Date of Award

Spring 1-1-2019

Document Type

Dissertation

Degree Name

Doctor of Philosophy (PhD)

First Advisor

David M. Walba

Second Advisor

Sean E. Shaheen

Third Advisor

Matthew Glaser

Fourth Advisor

Douglas L. Gin

Fifth Advisor

Niels H. Damrauer

Abstract

Since the dawn of the digital age that began with the discovery of semiconductors in 1947, digital electronics have changed the way humanity operates. As technology continues to mature, the need for new, multifunctional, and affordable electronics grows stronger. Organic semiconductors (OSCs) fill this need as low cost, highly-flexible, easily-processible, and biocompatible materials for a new wave of flexible, wearable, and biosensing electronics. One major barrier to commercialization of organic electronics, however, is the relatively poor electrical performance of current versions of these devices. Because device performance primarily depends on the electronic structure of the material it is important to develop and understand techniques to improve the molecular order and alignment, and thus, electronic structure in OSC materials. In this work we explore the use of soft lithography and solvent processing of thin films to control the molecular alignment and morphology in two liquid crystal (LC) OSC systems.

First, we use the soft lithography techniques of capillary force molding and template-assisted self-assembly with an elastomeric polydimethylsiloxane (PDMS) microchannel mold to align the exotic helical nanofilament (HNF) LC phase. We find that the use of PDMS preferentially aligns the highly crystalline HNF “nanowires”, and after removal of the mold, leaves exposed well-aligned, freestanding microchannels of HNFs. We also studied the relationship between thin film morphology and solvent composition in spin coated thin films of the monoalkyl-[1]benzothieno[3,2-b][1]benzothiophene (BTBT) LC OSC derivatives Th-BTBT-C8 and Th-BTBT-C10. In thin films of both Th-BTBT-C8 and Th-BTBT-C10 spin coated from chlorobenzene (CB), terraced mounds are observed, to the best of our knowledge, for the first time in an OSC material. We also find that mixing CB and chloroform (CF) at a ratio of 20% to 80% produces the highest quality thin films of Th-BTBT-C10. Thin films made from the same solvent mixtures are shown to have improved charge transport over CB, CF and other solvent mixture ratios in organic field-effect transistors (OFETs). The use of solvent mixture engineering to improve electronic properties of OSC thin films extends to another monoalkyl-BTBT derivative, Ph-BTBT-C8, where the 20% CB to 80% CF solvent mixture produces films with superior charge transport over films made from either CB or CF solutions alone. This trend is not observed in two other dialkyl-BTBT derivatives. Overall, we find that the novel use of PDMS microchannels to align HNFs, and solvent engineering to improve thin film morphology and electrical properties of LC OSCs, can be used to help move the field of organic electronics towards commercialization.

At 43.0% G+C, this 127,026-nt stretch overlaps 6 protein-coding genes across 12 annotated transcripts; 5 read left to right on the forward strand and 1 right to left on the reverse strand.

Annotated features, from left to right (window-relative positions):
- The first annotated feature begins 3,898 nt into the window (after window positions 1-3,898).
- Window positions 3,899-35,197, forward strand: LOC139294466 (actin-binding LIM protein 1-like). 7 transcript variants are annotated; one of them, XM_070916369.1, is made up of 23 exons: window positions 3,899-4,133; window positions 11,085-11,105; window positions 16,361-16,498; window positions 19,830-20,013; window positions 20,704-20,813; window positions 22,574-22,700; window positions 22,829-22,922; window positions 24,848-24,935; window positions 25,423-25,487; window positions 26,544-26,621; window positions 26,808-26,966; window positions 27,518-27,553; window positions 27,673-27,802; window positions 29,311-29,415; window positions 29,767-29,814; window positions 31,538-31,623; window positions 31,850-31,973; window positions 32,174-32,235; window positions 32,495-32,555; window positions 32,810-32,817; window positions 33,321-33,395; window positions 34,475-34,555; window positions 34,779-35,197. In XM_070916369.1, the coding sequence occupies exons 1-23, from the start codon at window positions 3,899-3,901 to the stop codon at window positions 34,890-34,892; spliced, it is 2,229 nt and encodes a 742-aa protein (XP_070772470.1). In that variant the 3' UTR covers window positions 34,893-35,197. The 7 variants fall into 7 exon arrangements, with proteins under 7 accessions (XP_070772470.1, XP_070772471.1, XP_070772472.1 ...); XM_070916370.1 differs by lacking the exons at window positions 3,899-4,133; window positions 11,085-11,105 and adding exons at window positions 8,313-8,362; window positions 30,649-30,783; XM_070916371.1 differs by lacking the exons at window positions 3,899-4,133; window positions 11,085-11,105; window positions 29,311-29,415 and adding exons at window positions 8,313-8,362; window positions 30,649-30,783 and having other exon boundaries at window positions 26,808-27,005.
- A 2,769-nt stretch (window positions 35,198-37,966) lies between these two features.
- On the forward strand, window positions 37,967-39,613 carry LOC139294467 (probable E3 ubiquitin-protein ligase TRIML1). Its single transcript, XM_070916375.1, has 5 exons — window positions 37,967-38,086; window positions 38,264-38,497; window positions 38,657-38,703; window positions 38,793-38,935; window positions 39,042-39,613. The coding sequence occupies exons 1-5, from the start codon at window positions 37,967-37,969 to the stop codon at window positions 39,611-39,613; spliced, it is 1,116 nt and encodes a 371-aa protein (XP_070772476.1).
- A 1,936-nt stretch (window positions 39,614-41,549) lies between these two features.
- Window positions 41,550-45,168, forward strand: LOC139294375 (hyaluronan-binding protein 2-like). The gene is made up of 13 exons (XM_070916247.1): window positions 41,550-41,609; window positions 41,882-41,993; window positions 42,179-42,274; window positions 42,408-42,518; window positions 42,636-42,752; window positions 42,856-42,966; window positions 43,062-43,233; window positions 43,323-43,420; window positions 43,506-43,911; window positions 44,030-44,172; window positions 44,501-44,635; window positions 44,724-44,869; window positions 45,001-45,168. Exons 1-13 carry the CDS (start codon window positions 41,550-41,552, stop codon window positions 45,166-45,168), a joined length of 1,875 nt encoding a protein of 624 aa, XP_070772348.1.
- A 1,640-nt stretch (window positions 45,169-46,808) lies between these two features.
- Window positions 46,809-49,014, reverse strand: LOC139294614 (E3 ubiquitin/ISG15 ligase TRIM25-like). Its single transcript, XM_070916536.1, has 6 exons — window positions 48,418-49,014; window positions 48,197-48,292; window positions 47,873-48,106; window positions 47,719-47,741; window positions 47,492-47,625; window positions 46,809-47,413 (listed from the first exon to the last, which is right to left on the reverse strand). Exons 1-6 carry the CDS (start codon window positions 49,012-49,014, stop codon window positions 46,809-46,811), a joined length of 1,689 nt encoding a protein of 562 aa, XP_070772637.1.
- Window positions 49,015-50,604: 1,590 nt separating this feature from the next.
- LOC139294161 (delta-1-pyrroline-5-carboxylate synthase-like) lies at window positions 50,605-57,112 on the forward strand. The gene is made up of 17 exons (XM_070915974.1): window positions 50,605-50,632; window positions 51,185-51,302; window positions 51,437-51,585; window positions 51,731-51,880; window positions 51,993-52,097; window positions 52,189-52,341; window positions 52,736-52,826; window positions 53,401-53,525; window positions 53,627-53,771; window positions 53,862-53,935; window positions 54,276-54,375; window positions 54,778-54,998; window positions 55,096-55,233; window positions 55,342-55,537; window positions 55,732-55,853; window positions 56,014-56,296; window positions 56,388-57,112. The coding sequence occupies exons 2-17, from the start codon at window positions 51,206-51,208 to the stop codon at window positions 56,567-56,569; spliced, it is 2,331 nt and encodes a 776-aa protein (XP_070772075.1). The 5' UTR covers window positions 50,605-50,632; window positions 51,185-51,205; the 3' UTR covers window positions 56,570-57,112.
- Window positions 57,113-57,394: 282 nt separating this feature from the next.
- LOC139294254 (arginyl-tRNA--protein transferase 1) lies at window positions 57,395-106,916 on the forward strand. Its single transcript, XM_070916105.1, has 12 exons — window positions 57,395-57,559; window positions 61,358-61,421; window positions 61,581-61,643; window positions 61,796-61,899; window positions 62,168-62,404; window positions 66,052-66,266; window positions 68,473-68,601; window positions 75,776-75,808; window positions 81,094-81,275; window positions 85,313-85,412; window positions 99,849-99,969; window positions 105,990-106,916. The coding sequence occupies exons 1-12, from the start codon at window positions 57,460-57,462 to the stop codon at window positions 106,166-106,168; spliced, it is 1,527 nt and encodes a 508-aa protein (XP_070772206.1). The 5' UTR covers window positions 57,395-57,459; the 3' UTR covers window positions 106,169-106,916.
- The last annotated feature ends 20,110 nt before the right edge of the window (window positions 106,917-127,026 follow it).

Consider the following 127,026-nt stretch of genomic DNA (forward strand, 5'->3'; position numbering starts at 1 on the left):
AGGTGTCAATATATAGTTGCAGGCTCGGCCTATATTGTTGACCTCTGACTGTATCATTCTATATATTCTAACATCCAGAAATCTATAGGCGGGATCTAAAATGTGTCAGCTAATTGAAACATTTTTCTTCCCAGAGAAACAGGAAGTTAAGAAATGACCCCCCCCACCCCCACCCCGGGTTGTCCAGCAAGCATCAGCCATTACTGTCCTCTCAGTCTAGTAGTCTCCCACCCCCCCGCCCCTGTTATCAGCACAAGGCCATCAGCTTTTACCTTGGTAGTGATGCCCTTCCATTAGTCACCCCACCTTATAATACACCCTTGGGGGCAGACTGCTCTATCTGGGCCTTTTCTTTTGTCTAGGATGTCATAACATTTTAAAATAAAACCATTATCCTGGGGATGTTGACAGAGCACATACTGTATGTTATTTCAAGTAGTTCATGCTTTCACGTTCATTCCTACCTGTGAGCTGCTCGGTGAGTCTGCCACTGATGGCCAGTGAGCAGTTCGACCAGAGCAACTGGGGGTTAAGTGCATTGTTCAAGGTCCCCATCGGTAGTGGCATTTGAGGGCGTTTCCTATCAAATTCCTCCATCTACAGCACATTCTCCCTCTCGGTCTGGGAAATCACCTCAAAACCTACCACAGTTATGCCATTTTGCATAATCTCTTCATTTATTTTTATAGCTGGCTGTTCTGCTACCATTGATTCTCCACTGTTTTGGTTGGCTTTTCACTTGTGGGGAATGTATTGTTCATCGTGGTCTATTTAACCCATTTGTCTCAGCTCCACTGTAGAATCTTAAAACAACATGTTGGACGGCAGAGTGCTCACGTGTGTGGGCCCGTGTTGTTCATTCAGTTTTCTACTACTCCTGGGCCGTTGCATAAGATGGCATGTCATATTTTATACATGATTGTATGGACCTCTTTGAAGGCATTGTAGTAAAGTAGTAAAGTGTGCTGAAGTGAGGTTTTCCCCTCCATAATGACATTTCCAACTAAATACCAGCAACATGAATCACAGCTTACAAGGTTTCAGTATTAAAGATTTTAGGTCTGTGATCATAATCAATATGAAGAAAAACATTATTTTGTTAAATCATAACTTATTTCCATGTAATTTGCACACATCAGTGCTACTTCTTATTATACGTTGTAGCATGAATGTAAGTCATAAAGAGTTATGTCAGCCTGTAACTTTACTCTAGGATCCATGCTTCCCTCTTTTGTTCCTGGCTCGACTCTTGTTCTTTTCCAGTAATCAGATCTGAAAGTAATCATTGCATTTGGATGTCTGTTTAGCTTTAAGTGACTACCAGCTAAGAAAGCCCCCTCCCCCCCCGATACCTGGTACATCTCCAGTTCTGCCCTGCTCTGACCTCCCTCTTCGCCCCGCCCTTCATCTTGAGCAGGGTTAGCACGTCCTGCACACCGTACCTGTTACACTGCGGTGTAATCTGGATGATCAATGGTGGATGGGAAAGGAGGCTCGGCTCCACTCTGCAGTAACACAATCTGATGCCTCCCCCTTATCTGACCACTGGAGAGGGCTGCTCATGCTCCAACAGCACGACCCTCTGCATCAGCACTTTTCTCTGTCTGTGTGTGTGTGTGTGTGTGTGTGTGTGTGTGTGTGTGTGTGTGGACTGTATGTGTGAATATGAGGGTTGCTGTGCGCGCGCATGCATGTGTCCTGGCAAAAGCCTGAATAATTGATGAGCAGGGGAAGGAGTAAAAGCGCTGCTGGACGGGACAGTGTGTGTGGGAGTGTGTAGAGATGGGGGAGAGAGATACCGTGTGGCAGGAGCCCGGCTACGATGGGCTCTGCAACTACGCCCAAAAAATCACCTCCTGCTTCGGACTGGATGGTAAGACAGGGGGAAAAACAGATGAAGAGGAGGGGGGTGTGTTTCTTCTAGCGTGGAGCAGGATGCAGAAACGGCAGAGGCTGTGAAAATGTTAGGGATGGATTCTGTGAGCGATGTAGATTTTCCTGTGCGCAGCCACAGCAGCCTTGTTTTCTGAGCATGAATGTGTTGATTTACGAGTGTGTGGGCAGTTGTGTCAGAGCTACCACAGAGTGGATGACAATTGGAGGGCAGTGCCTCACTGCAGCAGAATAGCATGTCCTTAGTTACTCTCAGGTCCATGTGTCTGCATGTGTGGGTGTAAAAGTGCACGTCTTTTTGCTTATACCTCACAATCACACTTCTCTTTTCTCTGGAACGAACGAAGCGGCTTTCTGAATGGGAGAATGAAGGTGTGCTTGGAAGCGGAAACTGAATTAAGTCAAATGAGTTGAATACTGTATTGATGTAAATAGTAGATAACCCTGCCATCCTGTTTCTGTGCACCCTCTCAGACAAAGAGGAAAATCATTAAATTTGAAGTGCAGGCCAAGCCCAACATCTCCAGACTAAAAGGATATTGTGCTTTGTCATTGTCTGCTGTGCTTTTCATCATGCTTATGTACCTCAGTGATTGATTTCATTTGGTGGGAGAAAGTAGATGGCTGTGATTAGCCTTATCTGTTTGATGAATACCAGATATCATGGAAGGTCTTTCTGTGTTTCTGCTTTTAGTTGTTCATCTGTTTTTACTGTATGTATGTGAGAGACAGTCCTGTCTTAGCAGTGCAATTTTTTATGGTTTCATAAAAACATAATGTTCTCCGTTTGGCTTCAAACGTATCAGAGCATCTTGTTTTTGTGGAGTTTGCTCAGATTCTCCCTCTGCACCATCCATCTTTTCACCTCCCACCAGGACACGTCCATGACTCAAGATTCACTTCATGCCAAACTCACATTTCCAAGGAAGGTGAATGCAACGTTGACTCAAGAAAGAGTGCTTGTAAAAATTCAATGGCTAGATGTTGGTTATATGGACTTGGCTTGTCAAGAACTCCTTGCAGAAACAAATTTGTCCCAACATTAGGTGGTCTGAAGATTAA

Included in

Chemistry Commons

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